Protecting Both Renter and Landlord Rights in the Wake of COVID-19September 24, 2020
The COVID-19 pandemic shook up industries around the world. Perhaps one of the most affected industries in the wake of the pandemic is rental housing. Renters and landlords alike struggle from the health risks, as well as wage loss concerns stemming from COVID-19.
In the midst of this pandemic, both renters and landlords look to protect their rights. This was already a complicated relationship due to the intimate nature of living in someone else’s property, and tenant-landlord interactions have become even more tense in some cases.
With eviction moratoriums and health concerns complicating rental housing, landlords and tenants ask: how can I protect my housing rights?
Here, we take a brief look at the ways in which all sides of the housing equation are staying safe and legally secure.
Renter Concerns and Legal Protections
Different renters will encounter different challenges and concerns in the wake of COVID-19. If you’re a tenant facing the fear of eviction or work and safety issues, legal protections are in place to ensure your housing rights.
What if I can’t pay rent?
For many renters, the COVID-19 crisis has created difficult scenarios. The shutdowns and subsequent unemployment left millions without jobs or with reduced hours. As a result, many renters are experiencing a reduction in wages that could continuously be making it difficult to catch up on rent.
While government intervention has occurred in the form of stimulus and other CARES Act provisions, many of these protections have already expired. That is why the CDC and President Trump created an executive order imposing a moratorium on renter evictions until the end of 2020.
An eviction moratorium prevents landlords from evicting tenants, in this case, due to issues caused by the pandemic. You must meet qualifying factors to be eligible for this protection, but if you cannot afford to pay rent, the moratorium will keep you from losing your housing. The executive order is aimed at maintaining renter safety while countering the cycle of poverty that occurs with homelessness and health issues.
This does not mean, however, that renters have the right to stop paying rent. Rent is not waived and will be due in full when all protections expire.
What about protections from landlord visits or having my work-from-home life interrupted?
When it comes to landlord visits, all states and cities have different laws in place. Refer to your lease, but many states require landlords to give reasonable notice before entering a property. If you are immunocompromised, contact your landlord to ensure all safety precautions can be managed.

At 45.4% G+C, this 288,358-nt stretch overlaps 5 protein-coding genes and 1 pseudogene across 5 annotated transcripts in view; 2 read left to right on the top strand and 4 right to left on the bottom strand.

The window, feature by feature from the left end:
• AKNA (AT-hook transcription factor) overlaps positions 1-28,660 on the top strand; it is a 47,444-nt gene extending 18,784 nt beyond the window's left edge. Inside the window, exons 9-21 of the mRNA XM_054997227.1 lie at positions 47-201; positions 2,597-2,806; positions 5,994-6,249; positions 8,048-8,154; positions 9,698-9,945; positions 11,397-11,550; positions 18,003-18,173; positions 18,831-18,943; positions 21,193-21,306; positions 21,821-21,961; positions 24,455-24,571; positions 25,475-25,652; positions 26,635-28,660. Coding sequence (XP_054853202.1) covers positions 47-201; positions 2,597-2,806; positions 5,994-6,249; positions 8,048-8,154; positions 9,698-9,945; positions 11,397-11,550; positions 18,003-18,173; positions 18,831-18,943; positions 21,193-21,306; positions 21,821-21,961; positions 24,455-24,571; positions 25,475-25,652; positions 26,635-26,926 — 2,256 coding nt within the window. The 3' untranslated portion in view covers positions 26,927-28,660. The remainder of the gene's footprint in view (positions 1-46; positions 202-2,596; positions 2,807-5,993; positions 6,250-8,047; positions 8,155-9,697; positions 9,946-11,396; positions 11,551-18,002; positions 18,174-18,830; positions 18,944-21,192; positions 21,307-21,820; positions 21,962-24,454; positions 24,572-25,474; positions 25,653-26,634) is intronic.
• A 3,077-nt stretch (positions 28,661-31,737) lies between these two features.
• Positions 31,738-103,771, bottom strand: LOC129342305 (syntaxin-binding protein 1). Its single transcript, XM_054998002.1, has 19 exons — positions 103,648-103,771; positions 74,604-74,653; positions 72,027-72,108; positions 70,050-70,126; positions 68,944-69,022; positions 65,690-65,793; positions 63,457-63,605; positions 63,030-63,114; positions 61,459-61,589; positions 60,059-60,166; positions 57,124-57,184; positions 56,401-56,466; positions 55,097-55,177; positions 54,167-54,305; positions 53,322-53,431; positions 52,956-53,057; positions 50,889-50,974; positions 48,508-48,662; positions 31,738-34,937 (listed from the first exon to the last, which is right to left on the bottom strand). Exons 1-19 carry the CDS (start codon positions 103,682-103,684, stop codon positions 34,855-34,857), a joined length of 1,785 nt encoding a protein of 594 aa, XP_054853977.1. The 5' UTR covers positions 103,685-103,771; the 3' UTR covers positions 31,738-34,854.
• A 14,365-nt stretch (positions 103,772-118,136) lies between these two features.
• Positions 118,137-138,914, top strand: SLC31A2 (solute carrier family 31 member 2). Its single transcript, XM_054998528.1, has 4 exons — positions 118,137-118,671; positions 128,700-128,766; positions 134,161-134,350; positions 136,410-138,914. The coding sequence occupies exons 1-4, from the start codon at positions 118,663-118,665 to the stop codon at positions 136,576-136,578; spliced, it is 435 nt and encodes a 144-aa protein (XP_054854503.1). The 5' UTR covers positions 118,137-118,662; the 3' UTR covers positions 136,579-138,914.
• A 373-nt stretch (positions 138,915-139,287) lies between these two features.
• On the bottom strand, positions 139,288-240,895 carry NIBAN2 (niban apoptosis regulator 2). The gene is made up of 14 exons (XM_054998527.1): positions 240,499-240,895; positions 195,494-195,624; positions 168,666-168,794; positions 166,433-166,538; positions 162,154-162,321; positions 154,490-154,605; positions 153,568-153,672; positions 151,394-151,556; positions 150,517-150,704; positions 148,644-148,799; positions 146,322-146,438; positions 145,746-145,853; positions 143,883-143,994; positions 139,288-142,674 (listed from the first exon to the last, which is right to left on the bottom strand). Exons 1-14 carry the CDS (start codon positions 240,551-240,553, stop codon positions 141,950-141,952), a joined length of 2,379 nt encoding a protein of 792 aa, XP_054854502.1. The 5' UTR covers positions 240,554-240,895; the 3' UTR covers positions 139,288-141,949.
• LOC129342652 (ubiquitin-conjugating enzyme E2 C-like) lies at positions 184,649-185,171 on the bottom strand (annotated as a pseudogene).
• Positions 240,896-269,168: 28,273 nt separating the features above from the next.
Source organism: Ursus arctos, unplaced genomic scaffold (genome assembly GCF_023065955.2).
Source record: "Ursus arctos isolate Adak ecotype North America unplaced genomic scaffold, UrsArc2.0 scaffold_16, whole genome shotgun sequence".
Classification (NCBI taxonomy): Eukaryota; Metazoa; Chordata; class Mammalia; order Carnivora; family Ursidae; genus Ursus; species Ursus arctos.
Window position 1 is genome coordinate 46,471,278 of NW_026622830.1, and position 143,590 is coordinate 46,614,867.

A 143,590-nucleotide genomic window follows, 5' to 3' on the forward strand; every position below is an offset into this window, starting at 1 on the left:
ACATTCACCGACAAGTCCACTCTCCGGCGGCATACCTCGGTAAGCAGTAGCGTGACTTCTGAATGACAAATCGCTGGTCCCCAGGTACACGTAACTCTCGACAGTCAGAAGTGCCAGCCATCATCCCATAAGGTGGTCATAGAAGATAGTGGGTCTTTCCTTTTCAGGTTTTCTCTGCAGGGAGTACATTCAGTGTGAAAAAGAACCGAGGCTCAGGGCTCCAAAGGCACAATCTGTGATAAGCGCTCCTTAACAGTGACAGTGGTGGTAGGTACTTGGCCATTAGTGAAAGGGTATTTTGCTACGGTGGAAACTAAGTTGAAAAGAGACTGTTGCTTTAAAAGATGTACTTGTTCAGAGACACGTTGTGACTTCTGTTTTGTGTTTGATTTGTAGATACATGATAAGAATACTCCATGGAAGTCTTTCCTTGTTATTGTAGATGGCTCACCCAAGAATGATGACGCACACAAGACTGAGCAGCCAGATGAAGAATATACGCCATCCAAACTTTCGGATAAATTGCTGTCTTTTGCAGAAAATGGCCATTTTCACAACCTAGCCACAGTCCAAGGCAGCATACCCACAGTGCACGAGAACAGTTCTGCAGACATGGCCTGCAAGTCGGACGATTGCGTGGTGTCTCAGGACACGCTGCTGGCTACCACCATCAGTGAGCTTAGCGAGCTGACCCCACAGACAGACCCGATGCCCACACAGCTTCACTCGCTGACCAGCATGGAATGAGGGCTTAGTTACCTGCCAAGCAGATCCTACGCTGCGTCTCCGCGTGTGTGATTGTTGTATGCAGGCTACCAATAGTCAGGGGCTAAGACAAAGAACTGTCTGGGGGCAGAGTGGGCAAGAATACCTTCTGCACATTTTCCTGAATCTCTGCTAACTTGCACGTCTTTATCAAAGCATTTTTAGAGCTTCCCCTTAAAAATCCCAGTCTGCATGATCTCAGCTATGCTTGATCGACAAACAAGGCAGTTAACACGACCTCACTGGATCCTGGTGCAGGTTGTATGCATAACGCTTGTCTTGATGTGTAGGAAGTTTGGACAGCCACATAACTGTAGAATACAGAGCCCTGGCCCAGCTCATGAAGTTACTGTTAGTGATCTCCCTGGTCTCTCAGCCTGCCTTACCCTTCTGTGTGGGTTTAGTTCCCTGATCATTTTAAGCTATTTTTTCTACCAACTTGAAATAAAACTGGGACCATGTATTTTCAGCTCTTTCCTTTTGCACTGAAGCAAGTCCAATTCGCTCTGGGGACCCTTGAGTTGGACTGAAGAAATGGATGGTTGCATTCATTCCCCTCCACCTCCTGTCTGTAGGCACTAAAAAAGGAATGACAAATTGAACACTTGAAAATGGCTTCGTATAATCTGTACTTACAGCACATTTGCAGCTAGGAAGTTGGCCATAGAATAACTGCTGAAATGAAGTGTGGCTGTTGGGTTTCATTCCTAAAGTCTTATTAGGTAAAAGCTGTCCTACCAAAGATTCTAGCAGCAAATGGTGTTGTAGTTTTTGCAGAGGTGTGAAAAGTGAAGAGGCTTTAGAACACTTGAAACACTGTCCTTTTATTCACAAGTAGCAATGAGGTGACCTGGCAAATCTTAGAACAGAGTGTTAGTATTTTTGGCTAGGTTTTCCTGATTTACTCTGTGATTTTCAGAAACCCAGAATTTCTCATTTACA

When it comes to landlords and working from home, there should be no issue as long as the business takes place online. If you are running a business out of the rental, however—such as a beauty salon—commercial property regulations will take effect. This could lead to challenges with a landlord if the specifics have not already been arranged.
Landlord Concerns and Legal Protections
Landlords have not been unaffected by the pandemic. Properties must still be repaired and maintained. Now, the added health risks to tenants leave room for liability issues, making for a complicated tenant-landlord relationship. Luckily, there are ways landlords can continue to care for their property with legal protections.
What if I need to enter the property for maintenance?
The coronavirus has not negated the specifications of lease agreements. For landlords needing to conduct maintenance, the proper notice must be given to tenants. In light of the pandemic, health concerns should absolutely be addressed. Consider drafting a written agreement with tenants to ensure that everyone adheres to safety provisions, such as wearing masks and gloves when you’re entering the property, in order to maintain clarity and legal safety.
Communication with your tenants will be useful for catching potential issues before they arise. You should have a tenant communication portal or online system in place—especially if you are renting to millennial tenants. Contact tenants through the portal to address concerns and receive consent before entering a property. As a last resort, you can follow the specifications of local laws and your lease agreement when you need to visit the property. Be mindful of health risks, regardless.
In the meantime, prioritize maintenance you can do from outside the home.
What if I can’t pay my mortgage due to renter non-payment?
The provisions in the CARES Act enabled deferred mortgage payments for many homeowners. For anyone with a mortgage obtained through or backed by a federal agency, you may qualify for assistance. Additionally, many private lenders are providing deferment plans to help homeowners deal with the challenges of the pandemic.
Eviction is still possible for renters who are not eligible for emergency protections, though it may take a legal battle to prove ineligibility. Landlords should keep up to date with new government orders, legislation, and guidelines to understand their full protections.
Staying Safe and Easing Tensions
The tenant-landlord relationship can be a tricky one to manage. Ideally, you have found great renters for your property and don’t encounter issues on top of the stress of COVID-19. Regardless, a system of clear communication and knowing your rights will help you maintain tenant safety while easing tensions that might arise.
For renters, eviction protections and lease stipulations exist to guarantee your housing rights. For landlords, managing with clarity and empathy will assist you in avoiding liability issues while finding potential assistance if needed. New relief programs are starting all the time, both at the government level and in the nonprofit world. In the meantime, knowing your rights is the first step to better security.